Scientists from the Department of Immunology at Imperial College London and the Babraham Institute, showed that using TGN1412 to stimulate white blood cells, which mediate the immune response, can have an adverse effect if the immune cells have been activated or altered by infection in the past.
The research finally sheds light on the Northwick puzzle, which scientists have been at a loss to explain until now, and the information could be used to prevent further clinical trial tragedies in the future. The severe negative effects observed in the six human volunteers were especially unexpected because no adverse were seen in previous studies on monkeys even though they were given a dose 500 times greater than the human volunteers.
Instead of subtly 're-tuning' the immune system, as developer TeGenero hoped, TGN1412 induced a so called 'cytokine storm'; the immune system was sent into overdrive and attacked healthy organs with tragic results. However, key questions remained: what started the storm and why wasn't it observed in preclinical research?
The scientists discovered that when they stimulated CD28 on these previously activated 'memory' T cells, they migrated from the blood stream into organs where there was no infection and caused significant tissue damage.
"Our research suggests that this is because the human subjects' memory T-cells lost their sense of direction and started migrating into several areas of the body where they were not supposed to go, and caused damage," said Dr Frederica Marelli-Berg from Imperial College London.
Around 50 per cent of adult human T-cells are memory cells, having been activated by illness or injury during a person's life. However, animal models, such as those used to test TGN1412 before human trials, do not have memory T cells because they are deliberately kept in an aseptic environment where they are protected from infection.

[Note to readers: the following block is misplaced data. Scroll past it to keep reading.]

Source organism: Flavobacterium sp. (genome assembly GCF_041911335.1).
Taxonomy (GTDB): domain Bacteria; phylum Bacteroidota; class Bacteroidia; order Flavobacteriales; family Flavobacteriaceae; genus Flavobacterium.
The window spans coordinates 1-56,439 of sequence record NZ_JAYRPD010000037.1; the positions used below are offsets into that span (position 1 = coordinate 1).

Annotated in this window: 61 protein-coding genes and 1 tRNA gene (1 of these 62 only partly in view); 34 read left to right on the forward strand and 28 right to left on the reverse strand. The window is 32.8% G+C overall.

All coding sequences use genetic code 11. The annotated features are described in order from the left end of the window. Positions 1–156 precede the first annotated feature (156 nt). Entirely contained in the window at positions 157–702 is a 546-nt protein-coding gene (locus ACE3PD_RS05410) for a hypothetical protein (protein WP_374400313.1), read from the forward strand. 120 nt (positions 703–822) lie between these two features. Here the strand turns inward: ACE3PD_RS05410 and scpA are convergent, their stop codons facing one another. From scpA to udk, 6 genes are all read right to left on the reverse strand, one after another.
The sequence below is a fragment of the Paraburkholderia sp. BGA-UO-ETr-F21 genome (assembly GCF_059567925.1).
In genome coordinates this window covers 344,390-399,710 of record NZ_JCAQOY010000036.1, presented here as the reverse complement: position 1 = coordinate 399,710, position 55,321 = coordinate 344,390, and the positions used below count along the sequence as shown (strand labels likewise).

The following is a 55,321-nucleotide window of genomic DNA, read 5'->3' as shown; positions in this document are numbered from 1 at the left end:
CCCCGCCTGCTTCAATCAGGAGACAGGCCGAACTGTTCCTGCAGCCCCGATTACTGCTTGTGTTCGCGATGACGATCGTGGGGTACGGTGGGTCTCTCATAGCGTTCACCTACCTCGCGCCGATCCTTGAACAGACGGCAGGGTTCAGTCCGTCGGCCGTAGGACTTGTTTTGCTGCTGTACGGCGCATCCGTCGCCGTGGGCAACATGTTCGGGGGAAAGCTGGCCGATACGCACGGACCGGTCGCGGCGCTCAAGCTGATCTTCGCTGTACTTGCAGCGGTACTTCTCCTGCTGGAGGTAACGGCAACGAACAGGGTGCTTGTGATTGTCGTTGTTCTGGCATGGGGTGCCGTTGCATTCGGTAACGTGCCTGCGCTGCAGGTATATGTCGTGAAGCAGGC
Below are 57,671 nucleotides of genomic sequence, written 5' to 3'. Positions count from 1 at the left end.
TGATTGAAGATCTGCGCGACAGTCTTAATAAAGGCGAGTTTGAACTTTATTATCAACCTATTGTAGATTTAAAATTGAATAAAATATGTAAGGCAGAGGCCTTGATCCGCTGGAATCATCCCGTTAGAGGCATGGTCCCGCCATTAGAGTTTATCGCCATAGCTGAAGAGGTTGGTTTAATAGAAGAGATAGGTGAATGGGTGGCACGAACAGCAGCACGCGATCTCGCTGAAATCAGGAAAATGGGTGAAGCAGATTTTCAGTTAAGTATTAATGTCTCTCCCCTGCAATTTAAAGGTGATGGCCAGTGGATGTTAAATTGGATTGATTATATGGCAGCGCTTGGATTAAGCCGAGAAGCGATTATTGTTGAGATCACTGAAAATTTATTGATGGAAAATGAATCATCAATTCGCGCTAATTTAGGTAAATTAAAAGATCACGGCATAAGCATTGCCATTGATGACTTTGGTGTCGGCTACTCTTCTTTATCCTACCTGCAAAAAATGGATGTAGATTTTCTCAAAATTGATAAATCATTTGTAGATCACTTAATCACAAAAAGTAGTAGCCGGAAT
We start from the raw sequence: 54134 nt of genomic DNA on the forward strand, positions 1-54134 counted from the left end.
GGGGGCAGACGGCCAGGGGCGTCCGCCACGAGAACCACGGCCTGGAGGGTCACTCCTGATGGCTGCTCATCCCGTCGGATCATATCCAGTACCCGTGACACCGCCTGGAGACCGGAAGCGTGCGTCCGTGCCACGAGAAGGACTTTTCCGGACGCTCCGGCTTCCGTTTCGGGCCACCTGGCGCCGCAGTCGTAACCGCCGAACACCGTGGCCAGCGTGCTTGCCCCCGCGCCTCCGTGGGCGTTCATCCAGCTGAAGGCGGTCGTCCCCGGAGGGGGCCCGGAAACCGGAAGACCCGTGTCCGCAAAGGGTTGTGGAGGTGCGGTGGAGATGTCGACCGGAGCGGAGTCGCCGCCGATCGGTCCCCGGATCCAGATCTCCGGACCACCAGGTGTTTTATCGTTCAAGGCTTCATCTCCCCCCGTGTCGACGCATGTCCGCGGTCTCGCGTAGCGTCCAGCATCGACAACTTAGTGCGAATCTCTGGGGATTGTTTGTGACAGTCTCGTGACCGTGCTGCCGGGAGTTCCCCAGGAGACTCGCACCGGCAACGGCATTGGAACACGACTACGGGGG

The scientists reached their conclusions by activating CD28 in memory T-cells and then injecting them into mice. The cells immediately migrated from the blood into many organs including the kidney, heart and gut, where they are not normally found unless there is an infection.
It was originally hoped that TGN1412 could be used to treat chronic inflammatory conditions, such as rheumatoid arthritis and multiple sclerosis, which are caused by the immune system attacking itself, as well as haematological malignancies such as leukaemia. The drug was designed to stimulate the CD28 molecule in white blood cells - specifically T lymphocyte cells - to produce cytokines. This family of proteins then signals the T-cells to travel to the site of infection and causes the cells to produce more cytokines.
However, if uncontrolled, this vicious circle can cause cytokines to build up to dangerous levels - a cytokine storm.
The 'first-in-man' clinical trial of TGN1412, a monoclonal antibody, began last March. It was run by Parexel at their dedicated clinical research facility at Northwick Park Hospital, London, under contract from TeGenero.
The explanation of why the trial went so badly wrong has taken far longer than expected. At the time, the Medicines and Healthcare products Regulatory Agency (MHRA) suspended the trial and began investigating the data.
"We are not sure how long it will take to get to the bottom of this, but we expect it to be within the next few weeks, if not days," Sarah Coakley, MHRA spokesperson, told sister-site Outsourcing-Pharma.com last March.
"Something like this has never happened before," she said.
Although the design of the clinical trial was criticised in an interim report from the MHRA a month later no evidence of wrongdoing on the part of Parexel or TeGenero was found. For example, the report said that the drug should have been given to volunteers one by one with an appropriate period of observation in between instead of giving the drug to all six volunteers at once. Despite this, TeGenero filed for insolvency in July 2006 stating the disastrous trial made it impossible to attract further investment in the company.
The final report, headed by Professor Gordon Duff was published in December 2006. It made 22 recommendations on clinical trial design. However, a second phase of investigation into why the trial failed, conducted by scientists at the National Institute for Biological Standards and Control (NISBC), could offer no further reasons into the cause of the adverse effects.
Blood tests of TGN1412 did not stimulate the release of a cytokine storm or stimulate lymphocyte proliferation. The report stated: "This suggests that the dramatic adverse effects experienced by the volunteers at Northwick Park cannot be explained by a rapid induction of cytokines resulting from simple ligation of CD28."